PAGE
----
Honestly, I’ll probably write more. I have to get some stuff in order first, and I have several projects ahead of any drafting, but I think I love the boys too much to put them down forever. So nothing is imminent, but I won’t say never.
TNA: Would you care to share and excerpt from Tough Love with us?
Heidi: I’ll share the introduction of Lincoln, where he and Chenco discuss. This whole section is a strange nod to Damon’s obsession with me writing erotica under the pen name Heide Hole. I said no, but I used the name for Lincoln’s drag queen. Here Heide, Lincoln, and Chenco problem solve and throw shade.
Crescencio “Chenco” Ortiz pulled himself up by his garter straps after his father’s will yanked the financial rug from under his spank-me pumps. He doesn’t need anyone, yet when Steve Vance steps into his life, the prospect of having a sexy leather daddy on tap begins to take on a certain appeal.
There’s a hitch when he learns Steve is friends with Mitch Tedsoe—the half-brother Chenco never knew except through his father’s twisted lies. Despite his reservations, soon Chenco is living his dreams, including a performing gig in Vegas. Now if only he could get Steve to see him as more than just a boy in need of saving.
Steve’s attraction to Chenco is overshadowed by too many demons, ones he knows his would-be lover is too young to slay. Yet as he gets to know the bright, determined young man whose drag act redefines fierce, Steve’s inner sadist trembles with need. He begins to realize Chenco’s relentless tough love might be the only thing that will finally set him free.
Warning: This story contains glamorous drag queens, exhibitionist secondary characters, and no-holds-barred BDSM play, including watersports. Readers advised they may well leave this novel feeling uncharacteristically fierce.
Chenco was running out of time. He’d done a cursory look for new places to live, and his prospects were worse than he’d expected. As time dragged on, Chenco’s anxiety increased, and when he flipped through a wig catalog, trying to plan for Pride month performances, the cold depths of reality hit him—Cooper’s betrayal didn’t just affect him, it threatened his alter ego.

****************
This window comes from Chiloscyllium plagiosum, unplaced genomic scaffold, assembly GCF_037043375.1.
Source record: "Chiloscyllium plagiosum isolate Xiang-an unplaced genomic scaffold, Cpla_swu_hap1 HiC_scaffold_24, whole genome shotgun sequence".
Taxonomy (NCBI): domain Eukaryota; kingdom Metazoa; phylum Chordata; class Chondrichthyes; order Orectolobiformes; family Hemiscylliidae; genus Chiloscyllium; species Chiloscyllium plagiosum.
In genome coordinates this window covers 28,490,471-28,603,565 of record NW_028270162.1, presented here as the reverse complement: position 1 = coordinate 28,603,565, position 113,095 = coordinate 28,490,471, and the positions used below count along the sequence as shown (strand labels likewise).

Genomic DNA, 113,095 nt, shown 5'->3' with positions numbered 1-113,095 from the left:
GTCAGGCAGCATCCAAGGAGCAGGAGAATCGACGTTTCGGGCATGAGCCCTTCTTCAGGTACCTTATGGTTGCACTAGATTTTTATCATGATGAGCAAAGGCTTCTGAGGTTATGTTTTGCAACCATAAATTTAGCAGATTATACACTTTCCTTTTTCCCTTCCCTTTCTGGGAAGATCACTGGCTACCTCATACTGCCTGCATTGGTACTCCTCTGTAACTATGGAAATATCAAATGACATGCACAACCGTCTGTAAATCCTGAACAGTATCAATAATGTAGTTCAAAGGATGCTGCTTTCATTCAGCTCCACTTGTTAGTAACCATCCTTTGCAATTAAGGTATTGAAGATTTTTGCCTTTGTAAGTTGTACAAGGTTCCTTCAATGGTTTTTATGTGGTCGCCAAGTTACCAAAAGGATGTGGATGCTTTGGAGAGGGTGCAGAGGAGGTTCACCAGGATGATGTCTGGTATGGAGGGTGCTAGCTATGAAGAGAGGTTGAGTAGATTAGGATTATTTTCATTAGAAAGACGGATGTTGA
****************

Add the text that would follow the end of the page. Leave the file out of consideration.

Chenco called Lincoln.
He caught his friend on the way to work—Heide had a show at Lasers, Lincoln said, but she’d finish at midnight if Chenco could meet after at the club. Since Chenco worked until nine, he agreed, and after running home to shower and change, he headed up to Edinburg to catch the end of Heide’s act. As soon as he stepped into the main room, he heard the drag queen’s booming, brazen voice bellowing across the bar. She was in the middle of her erotic balloon-tying act, the audience roaring as Heide gave a swollen green penis a heavy hand job.
Heide was full-on clown queen. She drew on her lips almost to her nose, and Chenco knew from bra shopping with Lincoln her tits were 36HH—HH for Heide Hole. She made them perky by special blow-up inserts affixed to the straps of her gaudy green gown. Her hair tonight was a three-foot-high fire-engine-red tower of curls set off by the tackiest gold tiara this side of a toddler beauty pageant. Her earrings were fiber-optic lilies dangling to her shoulders, matching the necklace nestled snugly in her faux bosom. Her shoes as always were stunning—six-and-a-half-inch clear stilettos with a string of dice along the heel stem, a glitter buckle, and floating disco balls in the see-through rise below the balls of the feet.
Caramela was so borrowing those.
Chenco settled back to enjoy the show. When she closed her final set and blew the audience a kiss goodbye after her encore, Chenco gave her a few minutes to get settled before heading through the stage door and knocking at her dressing room.
“Come on in, hooker,” a clear voice called in singsong.
Slipping inside the cramped former closet, Chenco smiled as their gazes met in the reflection of the stage mirror. “Bitch, have you been getting collagen in those lips? You look like you gave a blow job to a Hoover attachment.”
Heide snorted. She sat hairless now, Lincoln’s patchy mop of dull brown locks matted beneath the nylon cap as she curled her lip at herself in the glass. “Allergic reaction to new lipstick.”
Chenco flattened his lips. “What did I tell you about buying out of the clearance bin?”
“Whatever.” Heide pulled off one of her lashes, wincing as the last of the glue gave way. “So, go on. Rip me to shreds, skank, I’m ready.”
This was their game when they saw each other work, and usually Chenco was all over it. Tonight, though, he didn’t have it in him. “It was good.”
Heide stopped tugging at the second eyelash and turned to Chenco with the accessory winging up toward her overly penciled brow like a demented neon caterpillar. “What the fuck.” She pointed at the stool beside her. “Sit. Spill. And if you try and bullshit me, I’ll kick your ass.”
Chenco sat. He gave Heide the whole story, starting at the funeral. He told her about seeing his half-brother Mitch there and leaving before the ceremony started. Heide threw shade as only she could.
“What a fucking cunt. He hasn’t been back to the valley in years, and he shows up now, lurking around waiting to jump you?”